Have more to fuel your ignorance: social media and intellectualism
By Ganiu Bamgbose
It is incontrovertible that the social media has come to stay. Its use, misuse and abuse are what writers will continue to address. Countless are the benefits of social media. The different platforms have become the oil with which the yam of friendship, relationship and companionship is eaten. They have become succour out of boredom and they are to the 21st century what the television was to the 19th and 20th Centuries.
As relevant as the social media is, it has its many disadvantages in different realms of life. One of such challenges is that social media has shrunk real life bonds among people as complaints such as “S/he spends all day chatting” is now on the lips of many people across the globe.
The focus of this article is to create awareness on the extent to which social media has resulted in annoyingly low intellectual state among all classes of people. I have in a previous article titled “Illiteracy, ill-literacy and heal-literacy” emphasised the contribution of social media to literacy rate. The need to belong socially has pushed many adults to adult education classes for the purpose of literacy. This advantage notwithstanding, social media has promoted literacy and ill-literacy at the expense of heal-literacy (see my earlier article for clarification on these terms). One of the manifestations of ill-literacy as facilitated by social media is the disappointing decrease in intellectual sagacity.
Fredrick Douglass once said “Once you learn to read, you will be forever free”. But he said this when reading was an intellectually engaging exercise. And I mean before the advent of social media. The reverse is pathetically the case as reading seems in this age to shrink people’s ability to think. People share nonsensical information and fabrications and when they tell you they have read it somewhere, you are immediately forced to ask: Even if you’ve read this, don’t you think about the things you read and then take your stance?
In the past, that which is written used to be taken as authentic and reliable. Sadly, gone is that age. The poor intellectual state of many readers and the lack of depth in many posts make one ask: what do people read on social media? This question reveals the preponderance of fake news and other logically unfounded posts.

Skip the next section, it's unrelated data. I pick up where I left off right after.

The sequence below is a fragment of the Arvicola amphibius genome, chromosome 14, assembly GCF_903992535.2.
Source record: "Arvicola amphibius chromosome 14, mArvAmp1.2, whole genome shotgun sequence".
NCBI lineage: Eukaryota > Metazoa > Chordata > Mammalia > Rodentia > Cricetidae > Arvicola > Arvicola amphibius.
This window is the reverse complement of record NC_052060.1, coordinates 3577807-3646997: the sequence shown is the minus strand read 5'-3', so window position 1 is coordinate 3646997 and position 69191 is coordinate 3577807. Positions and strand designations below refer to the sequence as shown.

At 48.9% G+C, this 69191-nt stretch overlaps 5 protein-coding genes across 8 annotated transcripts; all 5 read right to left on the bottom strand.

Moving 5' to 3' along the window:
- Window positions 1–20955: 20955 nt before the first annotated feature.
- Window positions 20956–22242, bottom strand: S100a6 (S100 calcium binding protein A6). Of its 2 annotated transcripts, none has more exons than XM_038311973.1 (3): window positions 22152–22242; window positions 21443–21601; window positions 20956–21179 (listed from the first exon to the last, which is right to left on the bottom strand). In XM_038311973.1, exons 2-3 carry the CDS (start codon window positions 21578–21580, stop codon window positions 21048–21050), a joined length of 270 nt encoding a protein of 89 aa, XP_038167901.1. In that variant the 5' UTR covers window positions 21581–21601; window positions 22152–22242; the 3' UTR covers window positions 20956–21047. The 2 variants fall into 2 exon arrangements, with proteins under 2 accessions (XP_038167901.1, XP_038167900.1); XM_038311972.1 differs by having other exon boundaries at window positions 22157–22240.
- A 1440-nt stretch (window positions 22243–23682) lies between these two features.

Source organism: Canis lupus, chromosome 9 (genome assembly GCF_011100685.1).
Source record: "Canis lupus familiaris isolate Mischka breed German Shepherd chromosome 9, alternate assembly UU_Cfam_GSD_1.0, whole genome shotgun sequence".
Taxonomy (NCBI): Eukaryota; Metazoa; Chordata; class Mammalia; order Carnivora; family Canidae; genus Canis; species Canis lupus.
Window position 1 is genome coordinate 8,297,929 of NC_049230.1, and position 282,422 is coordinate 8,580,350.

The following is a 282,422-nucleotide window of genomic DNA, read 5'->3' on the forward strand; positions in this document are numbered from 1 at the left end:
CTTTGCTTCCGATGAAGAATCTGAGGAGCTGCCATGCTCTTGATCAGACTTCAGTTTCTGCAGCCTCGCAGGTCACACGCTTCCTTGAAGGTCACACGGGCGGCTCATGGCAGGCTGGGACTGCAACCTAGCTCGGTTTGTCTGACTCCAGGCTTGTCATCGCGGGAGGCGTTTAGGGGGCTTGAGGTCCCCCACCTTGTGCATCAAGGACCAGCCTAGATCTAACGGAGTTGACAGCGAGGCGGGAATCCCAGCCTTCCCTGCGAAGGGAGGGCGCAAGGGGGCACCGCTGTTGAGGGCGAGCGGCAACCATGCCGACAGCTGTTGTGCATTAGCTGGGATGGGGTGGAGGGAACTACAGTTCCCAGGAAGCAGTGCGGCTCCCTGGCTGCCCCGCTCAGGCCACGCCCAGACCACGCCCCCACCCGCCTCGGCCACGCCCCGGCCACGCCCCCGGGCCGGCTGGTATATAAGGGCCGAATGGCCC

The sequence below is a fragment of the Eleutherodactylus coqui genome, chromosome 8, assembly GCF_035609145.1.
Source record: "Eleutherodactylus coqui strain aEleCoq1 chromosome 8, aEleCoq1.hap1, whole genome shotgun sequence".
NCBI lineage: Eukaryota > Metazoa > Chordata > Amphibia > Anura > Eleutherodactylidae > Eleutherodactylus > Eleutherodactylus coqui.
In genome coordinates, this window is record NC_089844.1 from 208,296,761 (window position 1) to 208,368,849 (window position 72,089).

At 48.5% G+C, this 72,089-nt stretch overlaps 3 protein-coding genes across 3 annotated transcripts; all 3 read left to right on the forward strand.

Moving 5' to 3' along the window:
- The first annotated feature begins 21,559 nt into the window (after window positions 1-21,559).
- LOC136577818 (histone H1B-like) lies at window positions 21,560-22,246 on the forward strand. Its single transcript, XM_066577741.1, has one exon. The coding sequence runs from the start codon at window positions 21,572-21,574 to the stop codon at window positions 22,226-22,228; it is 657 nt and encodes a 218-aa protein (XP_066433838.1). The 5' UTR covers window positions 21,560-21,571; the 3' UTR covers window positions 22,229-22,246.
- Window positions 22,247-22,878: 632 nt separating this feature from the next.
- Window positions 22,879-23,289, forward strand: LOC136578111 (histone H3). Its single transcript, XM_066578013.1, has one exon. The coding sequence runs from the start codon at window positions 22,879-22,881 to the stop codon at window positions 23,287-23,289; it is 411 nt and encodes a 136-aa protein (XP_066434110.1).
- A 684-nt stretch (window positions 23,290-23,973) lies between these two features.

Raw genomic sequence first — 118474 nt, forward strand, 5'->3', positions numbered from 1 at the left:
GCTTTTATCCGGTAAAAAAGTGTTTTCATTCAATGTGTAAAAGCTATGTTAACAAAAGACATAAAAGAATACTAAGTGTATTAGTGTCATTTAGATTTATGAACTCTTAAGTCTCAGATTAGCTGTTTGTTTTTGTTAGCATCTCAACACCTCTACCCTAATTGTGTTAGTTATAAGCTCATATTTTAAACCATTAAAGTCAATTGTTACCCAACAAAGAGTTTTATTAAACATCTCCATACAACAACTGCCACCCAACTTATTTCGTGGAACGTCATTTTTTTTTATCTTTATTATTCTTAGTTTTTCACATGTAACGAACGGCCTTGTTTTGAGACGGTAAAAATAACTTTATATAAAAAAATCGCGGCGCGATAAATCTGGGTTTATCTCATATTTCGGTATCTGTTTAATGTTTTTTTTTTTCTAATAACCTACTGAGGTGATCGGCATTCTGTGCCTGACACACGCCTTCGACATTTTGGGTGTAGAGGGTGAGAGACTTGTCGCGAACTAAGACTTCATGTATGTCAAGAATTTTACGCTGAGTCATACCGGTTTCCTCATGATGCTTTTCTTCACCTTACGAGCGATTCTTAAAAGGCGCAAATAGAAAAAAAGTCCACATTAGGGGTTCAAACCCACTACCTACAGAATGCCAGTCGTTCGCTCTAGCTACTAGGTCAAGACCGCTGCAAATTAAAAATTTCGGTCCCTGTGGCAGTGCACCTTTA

Writing used to be the business of the noble and the informed. Now, any idiot can write and writes. And unfortunately, this category of writers who do not need to have anything to say before writing is the dominant class on social media. The social media has now become a space for thoughtless and illogical writings available for lazy and myopic readers.
In an informal survey of three ND 2 (National Diploma) classes in one of Nigerian polytechnics, I discovered recently that 70% of the students who use Android phones did not know how to get on Google on their gadgets. Aside their call logs, contact lists and gallery, they can only navigate through their many social media. In an age when lecturers have stopped reckoning with Wikepedia, there are still many students who can’t even handle Google search. Many do not know that gone are the days you necessarily have to buy a newspaper, all of them have their online versions now. But unfortunately, an average Nigerian relies on the information on social media and would rather become an unpaid distributor of such news than to get the news verified. As an English researcher, when people ask me questions on wrong usages in English, I sometimes tell them: your data with which you have chatted me can help you get an answer to this question on Google.
This article is an appeal and a reminder to people that reading is an intellectual engagement which demands questioning whatever you read and subjecting same to logical validation. A generation of literates who have no depth are not different from illiterates who cannot pronounce words. People are advised to also get on other media such as educational media(academia, LinkedIn) and to utilise Google search to broaden their knowledge. Google is such a big gift to the world. It has something to say on everything. It presents you with different perspectives to any issue which can help you arrive at a logical conclusion on any topic. As the social media presents us with more and more platforms to lavish our days (Instagram, WhatsApp, Facebook, Twitter, Snapchat), it is our responsibility to put these platforms to positive use and to also visit other media that can help us deepen our reasoning.
As contained in the University of Ibadan anthem, “A mind that knows is a mind that is free”.
(c) 2019 Ganiu Abisoye Bamgbose (GAB)
University of Ibadan